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Author examines Spartanburg's place in Civil War, Confederacy

By Mary Therese Jackson
For the Spartanburg (SC) Herald-Journal
Published: Sunday, November 10, 2013

Almost 150 years after the last shots of the Civil War were fired and the Confederacy collapsed, Spartanburg is finally getting a book addressing how the war impacted its citizens of the time.

“Living a Big War in a Small Place: Spartanburg, South Carolina during the Confederacy” by Philip Racine will be released Tuesday at 7 p.m. at The Showroom, 149 S. Daniel Morgan Ave. Racine will speak and sign copies of his book. The event is free and open to the public.

“Since this is the first narrative of the war in Spartanburg, it provides structure to study and learn from,” Racine said. The book, illustrated with maps and historic photographs, addresses “how the war created divisiveness over new problems and amplified divisions, personal animosities and many other issues that had lain dormant for many years.”

Racine, who taught history at Wofford for 40 years and chaired the department from 1990 to 2008, dedicated his book to his students.

“While teaching a course on the Civil War I learned that it was difficult to get an idea of what the cumulative effects of all the disputes and issues in the Confederacy had on its rural population,” Racine said. “Spartanburg had a rich resource of primary sources that could help answer the question.”

The book, published by USC Press, explores the immense social and economic toll the war had on the community, even without any battles occurring in the area.

“As war wore on and created an atmosphere of divisiveness, it magnified a sense of hopelessness, and ultimately a fear of the future,” Racine said. “Both the white and slave populations were faced with a changing reality somewhat terrifying to the one and cautiously hopeful to the other.”

While this is the first book directly addressing the war in Spartanburg, there are many personal narratives that Racine took advantage of to understand more fully how life was in Spartanburg at the time. There are stories of slaves, home guards and Lowcountry families who took refuge in Spartanburg.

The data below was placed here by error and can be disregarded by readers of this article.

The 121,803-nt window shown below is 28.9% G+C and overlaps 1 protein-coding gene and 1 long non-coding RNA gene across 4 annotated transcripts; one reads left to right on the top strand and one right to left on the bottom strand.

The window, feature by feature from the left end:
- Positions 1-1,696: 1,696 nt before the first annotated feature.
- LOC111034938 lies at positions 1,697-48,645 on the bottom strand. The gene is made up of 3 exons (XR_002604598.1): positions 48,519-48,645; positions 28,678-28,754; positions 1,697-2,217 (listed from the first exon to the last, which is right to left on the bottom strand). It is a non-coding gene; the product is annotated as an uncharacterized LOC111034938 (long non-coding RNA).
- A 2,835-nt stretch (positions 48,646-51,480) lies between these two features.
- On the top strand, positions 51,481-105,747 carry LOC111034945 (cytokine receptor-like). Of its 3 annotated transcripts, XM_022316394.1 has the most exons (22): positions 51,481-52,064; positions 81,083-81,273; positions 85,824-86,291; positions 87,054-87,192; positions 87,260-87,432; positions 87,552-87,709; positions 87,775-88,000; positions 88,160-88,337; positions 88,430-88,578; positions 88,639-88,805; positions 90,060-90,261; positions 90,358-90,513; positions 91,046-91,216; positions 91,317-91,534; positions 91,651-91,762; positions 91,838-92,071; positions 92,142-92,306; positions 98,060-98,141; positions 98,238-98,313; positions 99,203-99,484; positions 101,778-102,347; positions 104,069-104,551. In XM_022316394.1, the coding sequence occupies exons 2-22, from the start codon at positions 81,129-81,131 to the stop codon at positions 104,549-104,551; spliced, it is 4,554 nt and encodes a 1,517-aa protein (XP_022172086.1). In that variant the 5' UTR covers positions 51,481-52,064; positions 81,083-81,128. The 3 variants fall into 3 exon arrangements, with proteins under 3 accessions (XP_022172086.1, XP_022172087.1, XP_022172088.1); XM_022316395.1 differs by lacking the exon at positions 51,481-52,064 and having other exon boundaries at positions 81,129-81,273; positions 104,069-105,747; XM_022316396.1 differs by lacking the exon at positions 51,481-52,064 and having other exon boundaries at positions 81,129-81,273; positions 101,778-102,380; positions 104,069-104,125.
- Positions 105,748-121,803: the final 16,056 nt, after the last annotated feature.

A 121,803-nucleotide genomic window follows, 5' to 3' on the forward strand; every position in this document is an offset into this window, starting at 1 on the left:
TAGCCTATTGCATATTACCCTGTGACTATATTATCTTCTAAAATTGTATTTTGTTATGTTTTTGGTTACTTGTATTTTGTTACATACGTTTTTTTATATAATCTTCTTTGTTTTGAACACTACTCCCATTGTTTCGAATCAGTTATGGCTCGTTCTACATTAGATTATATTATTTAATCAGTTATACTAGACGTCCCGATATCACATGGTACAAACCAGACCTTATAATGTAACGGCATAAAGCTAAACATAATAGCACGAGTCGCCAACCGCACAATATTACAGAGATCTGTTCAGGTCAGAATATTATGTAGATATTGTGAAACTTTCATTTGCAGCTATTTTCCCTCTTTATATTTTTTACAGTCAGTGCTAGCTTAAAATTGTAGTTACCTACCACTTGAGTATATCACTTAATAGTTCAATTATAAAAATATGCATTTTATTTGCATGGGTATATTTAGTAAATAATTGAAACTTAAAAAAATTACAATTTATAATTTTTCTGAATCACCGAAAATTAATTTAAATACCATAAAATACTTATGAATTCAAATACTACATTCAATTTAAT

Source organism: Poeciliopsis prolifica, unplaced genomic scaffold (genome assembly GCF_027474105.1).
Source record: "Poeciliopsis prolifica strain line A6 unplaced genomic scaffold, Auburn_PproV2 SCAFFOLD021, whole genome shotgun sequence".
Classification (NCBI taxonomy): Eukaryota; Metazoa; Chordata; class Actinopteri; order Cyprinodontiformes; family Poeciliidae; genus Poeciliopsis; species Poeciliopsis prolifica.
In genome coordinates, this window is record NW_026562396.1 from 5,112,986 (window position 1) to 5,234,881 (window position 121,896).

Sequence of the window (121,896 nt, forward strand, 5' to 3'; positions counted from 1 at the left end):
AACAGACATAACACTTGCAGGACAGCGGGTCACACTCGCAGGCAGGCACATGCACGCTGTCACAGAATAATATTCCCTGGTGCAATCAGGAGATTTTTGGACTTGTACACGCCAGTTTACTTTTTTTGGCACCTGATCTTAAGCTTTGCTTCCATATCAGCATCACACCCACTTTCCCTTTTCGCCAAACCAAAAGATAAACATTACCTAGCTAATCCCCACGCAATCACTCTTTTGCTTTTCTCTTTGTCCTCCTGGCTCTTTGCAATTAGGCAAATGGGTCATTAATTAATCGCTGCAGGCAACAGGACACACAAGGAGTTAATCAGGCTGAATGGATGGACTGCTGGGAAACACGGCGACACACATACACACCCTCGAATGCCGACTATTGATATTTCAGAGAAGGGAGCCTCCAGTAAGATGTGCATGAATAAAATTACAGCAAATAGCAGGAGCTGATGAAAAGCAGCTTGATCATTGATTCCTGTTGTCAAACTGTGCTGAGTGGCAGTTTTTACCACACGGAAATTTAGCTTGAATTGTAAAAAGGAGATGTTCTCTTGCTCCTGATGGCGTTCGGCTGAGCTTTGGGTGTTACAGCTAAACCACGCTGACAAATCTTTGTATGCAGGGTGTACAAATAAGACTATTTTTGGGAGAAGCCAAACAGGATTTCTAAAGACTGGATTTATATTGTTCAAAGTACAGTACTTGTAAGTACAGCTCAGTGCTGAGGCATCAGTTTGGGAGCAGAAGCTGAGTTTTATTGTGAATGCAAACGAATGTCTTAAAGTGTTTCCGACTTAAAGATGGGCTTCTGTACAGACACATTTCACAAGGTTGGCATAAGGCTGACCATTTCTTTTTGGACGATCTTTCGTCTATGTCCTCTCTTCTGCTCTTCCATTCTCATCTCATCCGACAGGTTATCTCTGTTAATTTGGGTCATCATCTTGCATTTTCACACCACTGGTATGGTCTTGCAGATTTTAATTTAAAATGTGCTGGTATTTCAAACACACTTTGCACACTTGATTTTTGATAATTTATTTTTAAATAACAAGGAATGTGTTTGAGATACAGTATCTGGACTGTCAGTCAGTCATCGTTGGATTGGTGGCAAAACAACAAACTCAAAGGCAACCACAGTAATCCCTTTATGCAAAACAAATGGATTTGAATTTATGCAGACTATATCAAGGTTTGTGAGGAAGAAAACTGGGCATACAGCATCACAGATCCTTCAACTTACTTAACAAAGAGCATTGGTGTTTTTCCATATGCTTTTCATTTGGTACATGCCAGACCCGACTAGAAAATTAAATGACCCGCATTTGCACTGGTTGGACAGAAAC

Racine's book tells about the three days in April 1865 when federal troops stopped in Spartanburg as they chased Confederate President Jefferson Davis. The cavalry came right down Church Street.

“This book depends greatly on personal stories,” Racine said. “These stories, based on primary sources, show ever more clearly the personal sacrifices, the impact of deprivations, and the anger and frustrations brought on by the war. Historians normally deal with populations in the aggregate, but these personal perspectives show how the aggregate actions are the result of the attitudes of thousands or millions of individuals who live in rural areas and their small villages.”

This is not the first time Racine has explored personal narratives to learn more about the Upstate region. During his time at Wofford, Racine delved into local history, publishing “Piedmont Farmer,” a local farmer's account of his life before, during, and after the Civil War, and “Seeing Spartanburg,” a pictorial history of Spartanburg.

“Local history provides the exceptions, the alternative thinking, the uncommon actions that ultimately make the history of the Confederacy so complex,” Racine said. “Local history can give answers to why individuals living their own lives can be so diverse in their feelings and thinking about issues.”

The book sells for $21.95 and is available locally at the Hub City Bookshop.

(Reprinted with permission)